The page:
A big part of playing by ear is learning chords — groups of three notes played at the same time. Later, you can move on to 4-note chords, then to an assortment of impressionistic “voicings.” If you hang around non-classical musicians, it’s not unusual to encounter players of other instruments who tell you “I don’t really play piano, I just use piano to write with.” As we go along, Piano Motivator will include resources to help you learn chords and voicings.
Should I be able to orchestrate my daydreams? Yes
During the first portions of any piano journey, melody and harmony are segregated in the right and left hands, respectively. As you get more comfortable, however, you discover melodies being played in the left hand and — this is the intriguing part — clusters of melodic voicings that combine melody and harmony in the right hand while the left hand darts hither and yon with bass notes and fragments.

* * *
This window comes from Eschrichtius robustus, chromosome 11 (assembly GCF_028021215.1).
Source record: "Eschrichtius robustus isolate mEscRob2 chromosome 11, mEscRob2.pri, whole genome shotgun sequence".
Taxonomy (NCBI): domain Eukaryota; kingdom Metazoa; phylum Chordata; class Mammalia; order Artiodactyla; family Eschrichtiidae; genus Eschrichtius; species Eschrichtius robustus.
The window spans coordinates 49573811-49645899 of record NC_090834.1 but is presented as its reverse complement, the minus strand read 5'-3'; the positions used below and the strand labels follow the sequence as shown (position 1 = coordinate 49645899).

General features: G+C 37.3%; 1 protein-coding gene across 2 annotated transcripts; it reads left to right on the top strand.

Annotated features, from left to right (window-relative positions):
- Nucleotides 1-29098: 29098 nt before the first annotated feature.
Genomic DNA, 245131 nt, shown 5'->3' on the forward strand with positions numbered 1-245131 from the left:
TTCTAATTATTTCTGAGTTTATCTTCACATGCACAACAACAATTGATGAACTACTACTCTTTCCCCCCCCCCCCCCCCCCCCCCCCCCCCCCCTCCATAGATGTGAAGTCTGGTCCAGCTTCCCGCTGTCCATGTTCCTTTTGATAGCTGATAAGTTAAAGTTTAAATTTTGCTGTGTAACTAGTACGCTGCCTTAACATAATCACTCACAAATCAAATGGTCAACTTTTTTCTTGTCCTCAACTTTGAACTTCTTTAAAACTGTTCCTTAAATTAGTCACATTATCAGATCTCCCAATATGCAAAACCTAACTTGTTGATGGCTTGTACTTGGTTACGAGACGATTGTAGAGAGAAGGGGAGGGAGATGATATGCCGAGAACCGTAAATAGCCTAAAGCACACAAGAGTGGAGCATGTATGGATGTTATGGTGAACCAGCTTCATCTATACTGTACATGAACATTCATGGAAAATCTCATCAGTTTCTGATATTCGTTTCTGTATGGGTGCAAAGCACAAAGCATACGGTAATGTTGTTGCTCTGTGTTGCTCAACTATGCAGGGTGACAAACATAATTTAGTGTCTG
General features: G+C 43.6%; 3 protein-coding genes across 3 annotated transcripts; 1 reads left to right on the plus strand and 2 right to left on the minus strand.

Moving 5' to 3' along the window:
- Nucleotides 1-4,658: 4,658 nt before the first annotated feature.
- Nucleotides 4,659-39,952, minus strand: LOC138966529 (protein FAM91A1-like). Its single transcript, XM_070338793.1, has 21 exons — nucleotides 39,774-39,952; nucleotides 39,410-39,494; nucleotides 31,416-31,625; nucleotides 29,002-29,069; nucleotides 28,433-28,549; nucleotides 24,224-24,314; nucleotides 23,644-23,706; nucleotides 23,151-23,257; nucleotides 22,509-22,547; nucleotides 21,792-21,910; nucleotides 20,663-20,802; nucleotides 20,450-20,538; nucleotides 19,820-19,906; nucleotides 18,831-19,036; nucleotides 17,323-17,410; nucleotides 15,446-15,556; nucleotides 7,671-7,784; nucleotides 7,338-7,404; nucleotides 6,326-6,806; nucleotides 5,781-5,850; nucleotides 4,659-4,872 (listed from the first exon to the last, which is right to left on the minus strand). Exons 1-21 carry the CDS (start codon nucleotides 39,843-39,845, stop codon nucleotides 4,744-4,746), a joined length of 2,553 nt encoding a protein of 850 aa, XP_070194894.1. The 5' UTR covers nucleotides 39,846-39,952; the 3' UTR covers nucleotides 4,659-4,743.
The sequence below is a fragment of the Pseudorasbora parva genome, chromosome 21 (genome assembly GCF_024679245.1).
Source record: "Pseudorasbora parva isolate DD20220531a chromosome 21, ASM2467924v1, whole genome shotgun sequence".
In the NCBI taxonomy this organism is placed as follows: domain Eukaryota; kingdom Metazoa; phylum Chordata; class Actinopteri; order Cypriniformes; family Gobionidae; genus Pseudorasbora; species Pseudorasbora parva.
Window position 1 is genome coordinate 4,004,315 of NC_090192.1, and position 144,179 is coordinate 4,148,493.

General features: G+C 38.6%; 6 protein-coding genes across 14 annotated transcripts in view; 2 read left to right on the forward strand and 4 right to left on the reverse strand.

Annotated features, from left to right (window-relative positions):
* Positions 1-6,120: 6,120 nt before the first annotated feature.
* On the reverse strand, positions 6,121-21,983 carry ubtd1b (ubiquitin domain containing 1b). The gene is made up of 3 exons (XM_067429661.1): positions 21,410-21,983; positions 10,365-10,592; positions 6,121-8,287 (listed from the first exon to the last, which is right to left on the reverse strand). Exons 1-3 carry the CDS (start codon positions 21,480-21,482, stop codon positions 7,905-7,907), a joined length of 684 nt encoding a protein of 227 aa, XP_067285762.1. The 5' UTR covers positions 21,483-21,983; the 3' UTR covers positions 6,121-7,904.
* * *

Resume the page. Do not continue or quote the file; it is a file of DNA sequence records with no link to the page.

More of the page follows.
You also learn to play chords with the notes separated — a technique called arpeggiation. Music from 19th Century Europe contains numerous examples of arpeggiation.
Finally, you will experience music in a transcendental context. Playing it very fast creates a magnificent speed rush. Playing it very slow, creates a meditation experience.
Let’s Put It All Together
At Piano Motivator, the answer to Should I Learn Piano will never be “no.” Here, the follow-up question will always be “When Should I Learn Piano?” The answer will always be NOW, notwithstanding all of the would-be reasons not to.
- B-b-b-but, I’m 65. NOW
- B-b-b-but, my children are in Jr. High. NOW
- B-b-b-but, it’s only girls who ever play piano in my family. NOW
- B-b-b-but, I can’t read music. NOW
- B-b-b-but, I’ll never run out of excuses. NOW
At Piano Motivator, playing the piano NOW builds strong spirits and active imaginations.
Besides, it’s fun!